A tale of two catalogs

Sherri Gardner HowellBlount, Farragut, Kitchen Table Talk, West Knox

I was in Nashville with grandson King when the transition took place.


One minute, it was ghosts and goblins and Halloween – because it was Oct. 28, after all.

The next, it was sleigh bells and tinsel and ho, ho, ho!

All it took to move quickly from candy goblins to stocking stuffers was the Target Christmas Toy Catalog. The catalog arrived, and King, who is 5, did what hundreds of thousands of children throughout time have done: He grabbed his marker and started circling the toys he wanted. His eyes, how they twinkled. His dimples, how merry!

It was serious business for the youngster as he pored over every picture, his little mind working out just the perfect combination of toys Santa would find pleasing. He skipped pages of dolls, Polly Pockets and LOLs, but paused at a Poopsie dancing unicorn. “I do love unicorns,” he told me, his Gigi. Pen poised above the creature, he finally moved on. “Maybe just a regular unicorn,” he surmised.

Memories of my own childhood came flooding back as I watched him study the toys. Of all the heralds of the season for my brother, Tim, and me, the most anticipated was the arrival of the Sears Christmas Wish Book.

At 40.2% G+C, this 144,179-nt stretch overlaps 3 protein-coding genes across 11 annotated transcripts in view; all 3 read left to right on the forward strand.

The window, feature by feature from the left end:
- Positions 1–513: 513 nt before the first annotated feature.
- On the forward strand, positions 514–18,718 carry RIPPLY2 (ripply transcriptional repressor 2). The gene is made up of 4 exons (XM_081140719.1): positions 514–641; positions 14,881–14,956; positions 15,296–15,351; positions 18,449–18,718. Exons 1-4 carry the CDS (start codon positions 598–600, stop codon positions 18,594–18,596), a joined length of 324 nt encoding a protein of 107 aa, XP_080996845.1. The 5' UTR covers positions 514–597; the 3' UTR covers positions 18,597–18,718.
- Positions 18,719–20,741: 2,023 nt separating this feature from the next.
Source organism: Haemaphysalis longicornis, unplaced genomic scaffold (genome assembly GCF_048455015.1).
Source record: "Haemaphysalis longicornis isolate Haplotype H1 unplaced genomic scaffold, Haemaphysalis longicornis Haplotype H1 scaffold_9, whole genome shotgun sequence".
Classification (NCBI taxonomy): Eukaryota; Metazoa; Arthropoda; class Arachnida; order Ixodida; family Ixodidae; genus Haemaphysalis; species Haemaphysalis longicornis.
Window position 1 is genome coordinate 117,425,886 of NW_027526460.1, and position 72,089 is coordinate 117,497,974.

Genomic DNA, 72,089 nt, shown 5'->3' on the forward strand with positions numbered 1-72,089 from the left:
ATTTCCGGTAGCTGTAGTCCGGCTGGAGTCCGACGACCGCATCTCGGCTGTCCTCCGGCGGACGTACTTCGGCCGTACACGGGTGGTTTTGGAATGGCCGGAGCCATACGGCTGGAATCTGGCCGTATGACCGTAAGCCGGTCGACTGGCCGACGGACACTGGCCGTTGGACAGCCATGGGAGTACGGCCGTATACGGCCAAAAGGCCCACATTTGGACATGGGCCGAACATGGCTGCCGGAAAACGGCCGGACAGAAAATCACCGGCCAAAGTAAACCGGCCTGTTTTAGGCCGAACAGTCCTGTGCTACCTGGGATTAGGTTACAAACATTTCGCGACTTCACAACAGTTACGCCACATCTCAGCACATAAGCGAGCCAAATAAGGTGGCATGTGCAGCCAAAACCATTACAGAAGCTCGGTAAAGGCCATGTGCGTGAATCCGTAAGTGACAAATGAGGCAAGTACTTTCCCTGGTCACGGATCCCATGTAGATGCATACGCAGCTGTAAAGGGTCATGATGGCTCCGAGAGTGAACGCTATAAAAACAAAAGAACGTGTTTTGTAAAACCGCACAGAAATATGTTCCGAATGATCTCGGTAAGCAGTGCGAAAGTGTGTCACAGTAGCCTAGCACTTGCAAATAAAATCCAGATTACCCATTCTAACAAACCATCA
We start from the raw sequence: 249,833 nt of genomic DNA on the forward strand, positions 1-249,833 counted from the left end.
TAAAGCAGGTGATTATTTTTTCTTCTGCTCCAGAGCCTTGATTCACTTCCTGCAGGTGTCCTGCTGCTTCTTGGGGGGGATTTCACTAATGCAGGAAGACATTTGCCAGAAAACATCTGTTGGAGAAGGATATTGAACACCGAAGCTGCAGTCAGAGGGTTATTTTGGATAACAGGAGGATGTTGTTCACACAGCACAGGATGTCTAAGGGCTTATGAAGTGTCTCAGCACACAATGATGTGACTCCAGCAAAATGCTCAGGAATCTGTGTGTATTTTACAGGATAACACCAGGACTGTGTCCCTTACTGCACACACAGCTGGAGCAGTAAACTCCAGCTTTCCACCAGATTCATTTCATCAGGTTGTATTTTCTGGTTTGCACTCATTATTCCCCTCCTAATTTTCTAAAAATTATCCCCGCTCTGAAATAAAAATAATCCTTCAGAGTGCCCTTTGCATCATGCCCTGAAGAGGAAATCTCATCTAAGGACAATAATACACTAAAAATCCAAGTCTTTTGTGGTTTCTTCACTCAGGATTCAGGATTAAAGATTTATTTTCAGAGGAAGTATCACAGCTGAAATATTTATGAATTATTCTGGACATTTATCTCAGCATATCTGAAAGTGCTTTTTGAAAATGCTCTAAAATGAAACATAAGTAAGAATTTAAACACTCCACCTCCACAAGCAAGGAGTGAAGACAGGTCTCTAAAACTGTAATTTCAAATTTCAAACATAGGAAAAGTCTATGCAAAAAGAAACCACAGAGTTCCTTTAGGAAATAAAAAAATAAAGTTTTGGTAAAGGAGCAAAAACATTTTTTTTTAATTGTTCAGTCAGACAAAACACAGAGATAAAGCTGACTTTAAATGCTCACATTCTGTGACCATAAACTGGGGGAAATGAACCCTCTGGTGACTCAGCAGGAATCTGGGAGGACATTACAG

The commercials on our Saturday morning cartoons always had us primed, but the real test was whether or not the toys were on the pages of the Sears Wish Book. We never quite understood how Santa and his elves worked it out with Sears, but we still knew that if Sears didn’t have it in their catalog, it didn’t really exist. I remember vividly – thanks in part to my mother loving to tell the story of how I “cried with joy” that Christmas – the year Barbie’s little sister, Skipper, appeared in the Wish Book. I circled Skipper and resolved to be my best, most obedient 10-year-old self. It worked, because I not only got Skipper, but her red coat that came with a hat and a purse!

I learned early in my Wish Book dreaming not to be too greedy. The Betsy Wetsy Christmas was firmly planted in my materialistic mind. That year, I think I was 7, I asked for both the Betsy Wetsy doll and the Betsy McCall doll but really, really wanted the Betsy McCall doll. I got Betsy Wetsy. From then on, I was more careful with my requests.

This year, however, for King, he seems to just be in love with everything. The “awesome” toys in the Target book got the best of him and, by the time he had been through the book three or four times, pretty much everything was circled.

“I’m not sure Santa and Gigi can know just what you love the most because you picked everything,” I told him gently.

“Christmas!” he extoled gleefully. “Christmas is what I love the most.”

Sherri Gardner Howell has been writing about family life for newspapers and magazines since 1987. She lives in West Knoxville, is married to Neville Howell and has two sons and three grandsons.

 

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